Lisa's Mum likes European CX racing because she enjoys mayonnaise, frites, and second-hand cigar smoke in equal measure. She also enjoys being paid to START races, rather than finish them, because it appeals to her je ne sais quois air of casual indifference that characterises many Euro CX pros racing in February. Before world champs (typically the last weekend in January), riders are dead keen. You can tell they're frothing for a good world champs by how narrowly their eyes slit when asked if they want dessert. AFTER world champs, however, one turns up, one collects one's start money, and one turns one's pedals in anger. Then one retires to the campervan and eats speculoos. 

In America, people seem to be keen ALL THE TIME. Very few gallic shrugs have been observed in Sacramento thus far. America is also the home of the hand-up, a tradition dear to cross riders everywhere, and slowly making its way into Australian CX racing when the commissaire is not looking.* Last year at Cross Vegas a young Focus compatriot of mine almost paid for his trip with handup money, although he did have to drink a lot of bourbon. Luckily, he is Australian.

*@bikesanddogs I notice you did not ask about Australian racing, presumably because of shyness. Fortunately Lisa's Mum can tell that you are really bursting to know about the emerging CX scene down under

European racing is also COLD. Cold enough to require three layers of merino before breakfast. Cold in a 3-pairs-of-kit-at-each-race type cold. Cold enough that you don't take gatorade to races; you take soup. Lisa's Mum was not present at the 2013 world champs in Louisville, Kentucky (where it was so cold that water froze on bikes as the pit crews were blasting them), but appreciates that the US enjoys a spectrum of racing conditions not seen in Europe. The first world cup in Las Vegas next week, for example, is forecast to be around 40 deg C, a temperature not seen in Belgium since Sven set fire to his enormous campervan at Superprestige Hoogstraaten. This means that European riders must learn to master foreign actions like mounting bidon cages and wearing short sleeves. Time will tell how this will go.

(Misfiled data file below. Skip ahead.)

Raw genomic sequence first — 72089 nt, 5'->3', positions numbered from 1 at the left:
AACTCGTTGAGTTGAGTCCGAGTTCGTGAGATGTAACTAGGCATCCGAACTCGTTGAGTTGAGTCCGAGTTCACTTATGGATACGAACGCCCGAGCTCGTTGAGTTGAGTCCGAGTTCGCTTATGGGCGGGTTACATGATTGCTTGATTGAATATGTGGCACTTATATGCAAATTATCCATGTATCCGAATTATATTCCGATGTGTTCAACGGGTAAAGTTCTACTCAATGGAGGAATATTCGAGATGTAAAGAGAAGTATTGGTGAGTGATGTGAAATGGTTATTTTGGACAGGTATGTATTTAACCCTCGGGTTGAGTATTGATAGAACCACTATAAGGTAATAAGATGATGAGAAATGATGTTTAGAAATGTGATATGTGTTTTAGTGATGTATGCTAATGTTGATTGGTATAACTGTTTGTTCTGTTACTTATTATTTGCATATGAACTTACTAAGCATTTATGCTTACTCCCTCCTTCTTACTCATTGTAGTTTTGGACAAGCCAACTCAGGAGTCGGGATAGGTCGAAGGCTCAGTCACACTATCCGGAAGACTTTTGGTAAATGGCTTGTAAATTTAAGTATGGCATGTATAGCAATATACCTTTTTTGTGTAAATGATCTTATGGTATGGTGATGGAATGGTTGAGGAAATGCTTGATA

Lisa's Mum is open to receiving more questions from her public so that she can flex her CX grey cells. Hit her up at @LJridehappy on Instagram/Twitter, or pop a comment below. 

Back in Sac


Day 1 in Sacramento and it's about 30 degrees. The kind of temperature where you can wear shorts and a singlet and not even have to pack a jacket in your back pocket. Coming from Melbourne, where the weather regularly hits 4 seasons in 1 day, you appreciate this kind of dependability.  It's forecast to be around 40deg for race day here, and around the same for Cross Vegas. So in the name of acclimatisation I'm off to work on my jersey tan.